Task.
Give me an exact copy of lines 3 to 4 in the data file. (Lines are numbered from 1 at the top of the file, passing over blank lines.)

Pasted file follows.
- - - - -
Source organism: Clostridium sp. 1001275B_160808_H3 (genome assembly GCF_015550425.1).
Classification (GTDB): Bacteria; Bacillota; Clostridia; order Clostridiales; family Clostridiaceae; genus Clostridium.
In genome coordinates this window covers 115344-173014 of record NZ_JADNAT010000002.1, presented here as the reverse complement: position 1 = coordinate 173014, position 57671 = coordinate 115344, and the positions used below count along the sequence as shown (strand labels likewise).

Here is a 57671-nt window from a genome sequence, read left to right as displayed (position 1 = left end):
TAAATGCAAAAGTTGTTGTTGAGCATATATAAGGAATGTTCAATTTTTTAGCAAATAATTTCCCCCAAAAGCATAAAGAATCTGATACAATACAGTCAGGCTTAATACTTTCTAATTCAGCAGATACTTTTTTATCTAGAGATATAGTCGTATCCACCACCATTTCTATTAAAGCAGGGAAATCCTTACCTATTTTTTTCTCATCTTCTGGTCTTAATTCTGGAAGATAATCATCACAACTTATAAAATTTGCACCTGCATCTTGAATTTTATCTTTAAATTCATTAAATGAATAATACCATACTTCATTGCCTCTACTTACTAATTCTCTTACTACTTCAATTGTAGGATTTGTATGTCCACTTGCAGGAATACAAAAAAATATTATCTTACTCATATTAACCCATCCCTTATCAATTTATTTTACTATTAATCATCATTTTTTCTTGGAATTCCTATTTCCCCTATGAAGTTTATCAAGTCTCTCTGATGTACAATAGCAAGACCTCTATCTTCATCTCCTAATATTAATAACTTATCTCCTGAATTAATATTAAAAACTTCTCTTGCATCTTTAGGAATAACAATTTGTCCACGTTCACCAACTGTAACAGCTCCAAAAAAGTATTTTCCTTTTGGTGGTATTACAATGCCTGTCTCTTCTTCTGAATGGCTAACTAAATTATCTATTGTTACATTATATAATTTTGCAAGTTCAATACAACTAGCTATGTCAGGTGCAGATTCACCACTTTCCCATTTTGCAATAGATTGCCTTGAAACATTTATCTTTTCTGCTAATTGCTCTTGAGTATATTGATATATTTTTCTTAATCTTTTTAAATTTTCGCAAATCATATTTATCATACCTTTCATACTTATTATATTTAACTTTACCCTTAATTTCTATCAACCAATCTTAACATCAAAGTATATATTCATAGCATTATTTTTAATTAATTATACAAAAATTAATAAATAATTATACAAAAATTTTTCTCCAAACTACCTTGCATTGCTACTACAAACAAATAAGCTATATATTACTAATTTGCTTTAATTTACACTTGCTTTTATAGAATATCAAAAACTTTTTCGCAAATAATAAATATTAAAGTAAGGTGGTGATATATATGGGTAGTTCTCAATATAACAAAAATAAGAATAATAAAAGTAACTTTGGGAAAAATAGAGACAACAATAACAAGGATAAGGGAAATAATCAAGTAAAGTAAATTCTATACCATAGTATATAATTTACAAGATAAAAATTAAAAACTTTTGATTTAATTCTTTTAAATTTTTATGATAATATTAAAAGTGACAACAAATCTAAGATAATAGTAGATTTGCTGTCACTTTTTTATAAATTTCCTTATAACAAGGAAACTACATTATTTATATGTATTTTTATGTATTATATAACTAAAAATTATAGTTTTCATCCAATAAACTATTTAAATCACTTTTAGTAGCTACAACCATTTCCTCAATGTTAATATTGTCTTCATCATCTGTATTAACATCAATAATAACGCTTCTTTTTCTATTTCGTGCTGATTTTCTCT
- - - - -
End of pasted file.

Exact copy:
In genome coordinates this window covers 115344-173014 of record NZ_JADNAT010000002.1, presented here as the reverse complement: position 1 = coordinate 173014, position 57671 = coordinate 115344, and the positions used below count along the sequence as shown (strand labels likewise).

Here is a 57671-nt window from a genome sequence, read left to right as displayed (position 1 = left end):